You Are Not Alone–
If You’ve Lost A Child to Suicide
- If you’ve lost a child to suicide, The Compassionate Friends offers a resource for parents: ” Surviving Your Child’s Suicide.”
- AFSP, the American Foundation for Suicide prevention provides numerous resources for where to turn after losing a loved one to suicide. AFSP is “dedicated to advancing knowledge of suicide and the ability to prevent it, and in supporting those who are bereaved after suicide loss.” (AFSP Mission Statement)
- Additional Facts and Statistics can be found at the American Foundation for Suicide Prevention. The information below can be found in detail at AFSP.
Staggering Statistics about Suicide in the United States
Suicide was the 10th leading cause of death in the United States in 2018. Suicide was responsible for more than 48,000 deaths in 2018, resulting in about one death every 11 minutes.
On average, 132 Americans died by suicide each day.
1.4 million Americans attempted suicide.
90% of those who died by suicide had a diagnosable mental health condition at the time of their death.
These are staggering statistics. Suicide is a leading cause of death in the United States. And these statistics are from 2018. Much has happened since: A global pandemic, especially, forcing isolation in a world where life is lived connected. Mental illness rates have increased as have suicide statistics, but the Center for Disease Control collects data in retrospect, culling numbers from the previous year. We will not know the fallout from 2020 until at least next year.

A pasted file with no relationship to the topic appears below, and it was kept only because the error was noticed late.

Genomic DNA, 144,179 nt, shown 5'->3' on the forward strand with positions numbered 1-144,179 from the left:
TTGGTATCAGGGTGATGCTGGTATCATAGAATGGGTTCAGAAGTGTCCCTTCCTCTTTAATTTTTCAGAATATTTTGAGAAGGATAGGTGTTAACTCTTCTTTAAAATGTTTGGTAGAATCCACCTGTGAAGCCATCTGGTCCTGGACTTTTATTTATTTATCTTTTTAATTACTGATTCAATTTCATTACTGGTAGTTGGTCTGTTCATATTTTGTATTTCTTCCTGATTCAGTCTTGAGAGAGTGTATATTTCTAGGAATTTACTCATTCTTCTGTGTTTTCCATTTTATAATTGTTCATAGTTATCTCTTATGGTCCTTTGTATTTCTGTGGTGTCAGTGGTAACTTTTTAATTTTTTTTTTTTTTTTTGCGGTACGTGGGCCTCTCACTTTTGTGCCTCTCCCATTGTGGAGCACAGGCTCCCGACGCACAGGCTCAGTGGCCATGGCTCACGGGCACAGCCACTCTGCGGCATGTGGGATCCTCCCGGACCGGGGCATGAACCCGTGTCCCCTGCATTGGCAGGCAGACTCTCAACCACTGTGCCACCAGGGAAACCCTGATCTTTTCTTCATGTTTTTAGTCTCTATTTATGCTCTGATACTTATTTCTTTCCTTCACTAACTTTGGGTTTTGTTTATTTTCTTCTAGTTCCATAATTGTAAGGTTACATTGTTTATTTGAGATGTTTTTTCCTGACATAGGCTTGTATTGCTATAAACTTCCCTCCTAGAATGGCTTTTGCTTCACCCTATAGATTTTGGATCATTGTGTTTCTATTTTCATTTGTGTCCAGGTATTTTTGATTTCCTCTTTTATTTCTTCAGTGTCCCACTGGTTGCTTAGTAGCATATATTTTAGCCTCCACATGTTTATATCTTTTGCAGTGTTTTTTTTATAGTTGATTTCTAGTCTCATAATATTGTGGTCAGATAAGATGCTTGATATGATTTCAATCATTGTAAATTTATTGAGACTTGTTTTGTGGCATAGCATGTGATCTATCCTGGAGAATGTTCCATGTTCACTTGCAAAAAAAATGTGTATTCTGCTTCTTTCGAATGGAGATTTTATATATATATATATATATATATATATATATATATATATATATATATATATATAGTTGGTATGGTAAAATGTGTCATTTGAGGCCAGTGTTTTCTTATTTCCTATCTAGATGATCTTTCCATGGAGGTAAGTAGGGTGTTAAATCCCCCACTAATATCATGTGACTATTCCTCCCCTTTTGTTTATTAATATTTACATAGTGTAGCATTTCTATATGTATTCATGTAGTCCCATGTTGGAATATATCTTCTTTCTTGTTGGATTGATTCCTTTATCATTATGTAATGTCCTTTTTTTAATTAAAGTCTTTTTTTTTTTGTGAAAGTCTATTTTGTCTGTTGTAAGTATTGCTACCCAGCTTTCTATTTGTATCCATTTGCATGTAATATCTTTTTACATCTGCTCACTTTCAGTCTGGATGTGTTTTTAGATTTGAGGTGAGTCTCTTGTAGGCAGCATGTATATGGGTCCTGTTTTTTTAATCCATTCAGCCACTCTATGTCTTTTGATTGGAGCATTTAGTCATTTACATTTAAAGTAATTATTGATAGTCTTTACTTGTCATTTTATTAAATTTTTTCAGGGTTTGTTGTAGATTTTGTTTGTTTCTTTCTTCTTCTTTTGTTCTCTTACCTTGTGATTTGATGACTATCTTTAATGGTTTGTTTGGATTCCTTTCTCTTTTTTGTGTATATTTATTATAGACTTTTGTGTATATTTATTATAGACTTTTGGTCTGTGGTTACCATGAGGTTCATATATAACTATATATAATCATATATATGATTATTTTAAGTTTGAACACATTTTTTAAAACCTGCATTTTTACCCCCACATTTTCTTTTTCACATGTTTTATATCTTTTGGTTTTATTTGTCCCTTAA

Additional facts about suicide in the United States
The age-adjusted suicide rate in 2018 was 14.2 per 100,000 individuals.
The rate of suicide is highest in middle-aged white men.
In 2018, men died by suicide 3.56x more often than women.
On average, there are 132 suicides per day.
White males accounted for 69.67% of suicide deaths in 2018.
In 2018, firearms accounted for 50.57% of all suicide deaths.
Over 950,000 years of potential life were lost to suicide before age 65.
Firearms accounted for slightly more than half (50.54%) of all suicide deaths.
Suicide deaths and attempts cost $69 billion in combined work-loss and medical cost in 2015.
10.3% of Americans have thought about suicide
54% of Americans have been affected by suicide
Men died by suicide 3.6x more often than women. Women were 1.4x more likely to attempt suicide.
48,344 Americans died by suicide.
Second (2nd) leading cause of death for ages 10-34
Fourth (4th) leading cause of death for ages 35-54
In 2017, the suicide rate was 1.5x higher for Veterans than for non-Veteran adults over the age of 18.
Read more at the American Foundation for Suicide Prevention. All facts and statistics information provided by the CDC, 2018 Fatal Injury Reports (accessed from www.cdc.gov/injury/wisqars/fatal.html on 3/1/20). Find additional citation information at afsp.org/statistics.
According to the Centers for Disease Control, “suicide rates have increased by 30% since 1999. Nearly 45,000 lives were lost to suicide in 2016 alone. Comments or thoughts about suicide — also known as suicidal ideation — can begin small like, “I wish I wasn’t here” or “Nothing matters.” But over time, they can become more explicit and dangerous.”NAMI, National Alliance for Mental Illness
Read more about how I’ve coped, grieved, and found my way back to life after losing my son to suicide at My Forever Son
My Forever Son: Chronicling Grief, Hope, and Healing
Need Help? Know Someone Who Does?
Contact the National Suicide Prevention Lifeline
- Call 1-800-273-TALK (1-800-273-8255)
- Use the https://suicidepreventionlifeline.org/chat/
- For more information about resources to help, visit https://suicidepreventionlifeline.org/
- Support resources are available at https://suicidepreventionlifeline.org/help-yourself/